Like many people in Rochester, Bill and Peggy Marshall have often wondered about the downtown Islamic Center, the people who worship there and what they believe.

On Saturday morning, at the first in a series of monthly open houses sponsored by the mosque, they got to find out.

“It seemed like a nice, friendly gesture, and we wanted to do what we could to reciprocate,” Bill Marshall said. “What a nice way to meet other members of our community.”

World events have made Islam the most talked-about religion on the globe, and perhaps the most misunderstood.

It’s an attempt to clear that up — to lift the veil of mystery, so to speak — that local Muslims decided to open their doors and beckon the community in.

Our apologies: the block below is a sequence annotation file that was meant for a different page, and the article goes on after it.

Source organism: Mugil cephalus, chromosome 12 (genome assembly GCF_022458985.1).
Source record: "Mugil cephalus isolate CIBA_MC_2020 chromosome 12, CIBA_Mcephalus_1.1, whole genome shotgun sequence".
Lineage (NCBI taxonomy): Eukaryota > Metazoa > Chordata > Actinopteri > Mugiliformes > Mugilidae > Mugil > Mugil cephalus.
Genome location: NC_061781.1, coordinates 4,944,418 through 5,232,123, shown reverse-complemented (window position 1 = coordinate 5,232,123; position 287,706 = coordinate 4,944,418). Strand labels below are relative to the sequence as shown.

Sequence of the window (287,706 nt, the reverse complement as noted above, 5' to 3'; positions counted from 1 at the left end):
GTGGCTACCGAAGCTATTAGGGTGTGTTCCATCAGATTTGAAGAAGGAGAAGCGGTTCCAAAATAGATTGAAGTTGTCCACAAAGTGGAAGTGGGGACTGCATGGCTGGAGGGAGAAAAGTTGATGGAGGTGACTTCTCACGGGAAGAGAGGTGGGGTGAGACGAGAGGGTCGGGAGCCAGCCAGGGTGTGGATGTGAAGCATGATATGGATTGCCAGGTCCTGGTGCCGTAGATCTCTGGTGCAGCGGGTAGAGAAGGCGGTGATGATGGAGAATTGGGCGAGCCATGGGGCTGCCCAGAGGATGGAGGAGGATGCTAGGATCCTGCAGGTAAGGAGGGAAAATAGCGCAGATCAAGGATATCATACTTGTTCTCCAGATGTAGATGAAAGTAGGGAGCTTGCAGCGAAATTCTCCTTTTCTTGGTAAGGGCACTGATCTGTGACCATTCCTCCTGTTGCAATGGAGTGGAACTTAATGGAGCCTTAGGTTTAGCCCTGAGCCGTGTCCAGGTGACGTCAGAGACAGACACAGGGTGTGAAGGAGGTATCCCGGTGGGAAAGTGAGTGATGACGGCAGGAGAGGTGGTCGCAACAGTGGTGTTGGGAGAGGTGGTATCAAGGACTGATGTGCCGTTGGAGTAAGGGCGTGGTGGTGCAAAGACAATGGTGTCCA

About 20 people, including the Marshalls, accepted the invitation. Mosque members answered questions for more than an hour before inviting people to stay to watch the 12:20 p.m. prayer service. No question, no matter how sensitive or pointed, was discouraged.

“We have very thick skin,” member Rashed Ferdous said. “You can’t offend us.”

“My goal, when you leave this place today, you will at least be able to see, ‘This (terrorist) is a criminal, and he happens to be a Muslim,’ not, ‘He’s a Muslim and he’s (automatically) a criminal.'” Ferdous said. “That’s the biggest problem, the biggest challenge we’re facing today, distinguishing that fact.”

He explained why Islamic women pray separately from men (because worshippers’ bodies press close together during prayers; mixing sexes could affect concentration) and behind men (because prostration is an immodest posture, however religiously necessary it is).


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